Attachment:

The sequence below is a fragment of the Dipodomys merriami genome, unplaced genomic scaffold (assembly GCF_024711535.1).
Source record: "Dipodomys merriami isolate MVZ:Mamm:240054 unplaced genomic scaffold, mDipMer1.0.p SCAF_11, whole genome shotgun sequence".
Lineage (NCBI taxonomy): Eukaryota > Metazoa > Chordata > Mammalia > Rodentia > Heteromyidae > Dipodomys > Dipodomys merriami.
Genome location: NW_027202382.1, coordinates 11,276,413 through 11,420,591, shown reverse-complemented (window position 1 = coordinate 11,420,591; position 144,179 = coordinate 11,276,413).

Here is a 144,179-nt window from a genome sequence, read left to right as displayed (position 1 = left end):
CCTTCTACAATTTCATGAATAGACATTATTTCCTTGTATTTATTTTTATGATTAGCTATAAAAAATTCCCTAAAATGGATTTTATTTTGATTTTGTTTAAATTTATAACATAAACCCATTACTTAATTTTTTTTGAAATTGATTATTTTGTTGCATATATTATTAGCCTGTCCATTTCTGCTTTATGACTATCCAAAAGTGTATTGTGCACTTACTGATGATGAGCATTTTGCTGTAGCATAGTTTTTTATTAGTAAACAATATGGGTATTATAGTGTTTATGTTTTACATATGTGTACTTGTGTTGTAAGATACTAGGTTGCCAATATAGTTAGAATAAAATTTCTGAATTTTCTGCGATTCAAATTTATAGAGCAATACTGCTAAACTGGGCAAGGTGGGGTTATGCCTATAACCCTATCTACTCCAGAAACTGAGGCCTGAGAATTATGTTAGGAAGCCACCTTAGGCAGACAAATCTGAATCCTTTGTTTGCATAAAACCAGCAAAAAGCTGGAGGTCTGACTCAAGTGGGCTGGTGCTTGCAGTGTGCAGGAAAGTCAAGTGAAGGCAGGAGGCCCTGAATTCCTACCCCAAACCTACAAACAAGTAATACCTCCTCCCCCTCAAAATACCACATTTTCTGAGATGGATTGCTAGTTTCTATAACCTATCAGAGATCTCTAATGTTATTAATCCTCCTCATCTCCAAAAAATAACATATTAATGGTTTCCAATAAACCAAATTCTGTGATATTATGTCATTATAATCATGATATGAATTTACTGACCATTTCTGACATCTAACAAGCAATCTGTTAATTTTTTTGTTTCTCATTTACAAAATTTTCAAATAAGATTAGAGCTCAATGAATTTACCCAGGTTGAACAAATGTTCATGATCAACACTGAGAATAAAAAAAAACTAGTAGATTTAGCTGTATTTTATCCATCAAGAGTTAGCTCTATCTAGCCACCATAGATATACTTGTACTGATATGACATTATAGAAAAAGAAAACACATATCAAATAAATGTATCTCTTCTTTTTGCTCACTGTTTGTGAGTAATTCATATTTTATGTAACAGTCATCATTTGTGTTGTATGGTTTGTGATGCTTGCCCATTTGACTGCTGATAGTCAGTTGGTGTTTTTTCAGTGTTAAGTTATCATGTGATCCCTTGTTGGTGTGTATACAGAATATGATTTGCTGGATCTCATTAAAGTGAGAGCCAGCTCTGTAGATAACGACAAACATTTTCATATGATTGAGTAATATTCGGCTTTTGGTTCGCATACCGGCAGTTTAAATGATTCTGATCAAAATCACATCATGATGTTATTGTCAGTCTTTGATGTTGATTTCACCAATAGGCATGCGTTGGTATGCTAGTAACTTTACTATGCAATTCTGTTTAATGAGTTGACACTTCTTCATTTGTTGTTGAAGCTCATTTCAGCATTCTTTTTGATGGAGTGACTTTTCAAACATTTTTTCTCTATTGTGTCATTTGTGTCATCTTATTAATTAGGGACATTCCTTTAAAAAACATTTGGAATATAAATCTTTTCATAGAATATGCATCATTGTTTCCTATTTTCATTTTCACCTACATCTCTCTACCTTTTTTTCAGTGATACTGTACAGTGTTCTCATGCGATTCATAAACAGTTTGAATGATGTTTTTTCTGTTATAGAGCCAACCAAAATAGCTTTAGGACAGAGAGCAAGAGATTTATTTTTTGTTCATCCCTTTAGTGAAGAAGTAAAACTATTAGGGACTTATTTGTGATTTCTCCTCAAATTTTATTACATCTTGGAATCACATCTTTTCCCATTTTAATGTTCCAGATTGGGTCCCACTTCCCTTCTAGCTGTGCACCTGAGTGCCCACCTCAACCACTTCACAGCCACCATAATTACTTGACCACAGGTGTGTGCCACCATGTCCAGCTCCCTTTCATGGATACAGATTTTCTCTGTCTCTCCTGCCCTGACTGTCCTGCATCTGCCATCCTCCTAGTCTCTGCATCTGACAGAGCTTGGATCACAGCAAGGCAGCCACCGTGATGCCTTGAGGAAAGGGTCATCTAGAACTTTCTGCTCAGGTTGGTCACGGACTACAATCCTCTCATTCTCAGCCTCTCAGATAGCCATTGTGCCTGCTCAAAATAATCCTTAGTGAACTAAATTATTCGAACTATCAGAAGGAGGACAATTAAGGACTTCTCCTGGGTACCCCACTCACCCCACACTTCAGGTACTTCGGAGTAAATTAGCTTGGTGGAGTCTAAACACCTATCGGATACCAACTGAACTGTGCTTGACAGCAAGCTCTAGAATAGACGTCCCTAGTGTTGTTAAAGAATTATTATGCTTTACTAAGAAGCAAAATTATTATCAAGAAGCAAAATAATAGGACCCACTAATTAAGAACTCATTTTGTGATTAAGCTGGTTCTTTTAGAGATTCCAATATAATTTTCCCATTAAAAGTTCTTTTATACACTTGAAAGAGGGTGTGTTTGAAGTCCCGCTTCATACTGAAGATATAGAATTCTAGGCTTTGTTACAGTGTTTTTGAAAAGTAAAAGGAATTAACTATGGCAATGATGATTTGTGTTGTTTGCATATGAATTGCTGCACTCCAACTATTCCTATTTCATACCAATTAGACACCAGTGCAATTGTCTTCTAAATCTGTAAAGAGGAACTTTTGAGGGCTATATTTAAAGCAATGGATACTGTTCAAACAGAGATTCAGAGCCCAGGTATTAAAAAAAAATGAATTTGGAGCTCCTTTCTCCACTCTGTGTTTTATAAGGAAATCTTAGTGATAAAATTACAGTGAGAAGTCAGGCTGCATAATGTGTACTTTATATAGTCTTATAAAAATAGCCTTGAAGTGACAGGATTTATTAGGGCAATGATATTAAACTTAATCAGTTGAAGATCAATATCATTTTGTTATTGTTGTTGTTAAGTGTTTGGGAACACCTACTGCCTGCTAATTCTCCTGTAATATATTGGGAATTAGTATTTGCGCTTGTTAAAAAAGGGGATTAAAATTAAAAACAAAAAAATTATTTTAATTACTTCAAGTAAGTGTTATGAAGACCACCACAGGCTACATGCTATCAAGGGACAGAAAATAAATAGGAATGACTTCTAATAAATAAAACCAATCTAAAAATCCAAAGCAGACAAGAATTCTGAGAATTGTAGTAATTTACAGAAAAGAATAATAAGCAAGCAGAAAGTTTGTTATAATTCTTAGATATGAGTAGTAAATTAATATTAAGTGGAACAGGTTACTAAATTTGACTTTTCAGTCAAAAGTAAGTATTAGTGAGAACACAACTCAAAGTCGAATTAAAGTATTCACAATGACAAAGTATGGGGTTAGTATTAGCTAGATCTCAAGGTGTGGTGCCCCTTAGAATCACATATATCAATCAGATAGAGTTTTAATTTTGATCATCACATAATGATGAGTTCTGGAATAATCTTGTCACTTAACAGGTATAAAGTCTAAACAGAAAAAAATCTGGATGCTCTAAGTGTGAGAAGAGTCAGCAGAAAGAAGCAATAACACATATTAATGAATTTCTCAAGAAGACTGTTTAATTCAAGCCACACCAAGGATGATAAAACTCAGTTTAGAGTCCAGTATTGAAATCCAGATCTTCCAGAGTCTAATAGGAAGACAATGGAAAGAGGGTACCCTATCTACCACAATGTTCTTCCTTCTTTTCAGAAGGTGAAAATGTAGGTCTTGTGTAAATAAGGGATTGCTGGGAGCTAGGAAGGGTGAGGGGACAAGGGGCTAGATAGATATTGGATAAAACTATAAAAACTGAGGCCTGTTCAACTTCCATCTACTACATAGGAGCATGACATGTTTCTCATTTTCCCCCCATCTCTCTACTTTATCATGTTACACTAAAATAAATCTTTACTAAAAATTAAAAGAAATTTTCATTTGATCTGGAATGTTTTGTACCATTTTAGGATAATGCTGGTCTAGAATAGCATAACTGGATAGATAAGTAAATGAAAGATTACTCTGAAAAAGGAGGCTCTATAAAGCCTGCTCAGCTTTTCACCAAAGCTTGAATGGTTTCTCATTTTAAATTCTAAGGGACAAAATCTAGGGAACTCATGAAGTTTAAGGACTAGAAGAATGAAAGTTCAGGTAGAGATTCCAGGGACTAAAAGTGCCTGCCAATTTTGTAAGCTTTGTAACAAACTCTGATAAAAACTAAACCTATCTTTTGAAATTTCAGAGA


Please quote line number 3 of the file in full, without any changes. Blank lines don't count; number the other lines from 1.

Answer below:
Lineage (NCBI taxonomy): Eukaryota > Metazoa > Chordata > Mammalia > Rodentia > Heteromyidae > Dipodomys > Dipodomys merriami.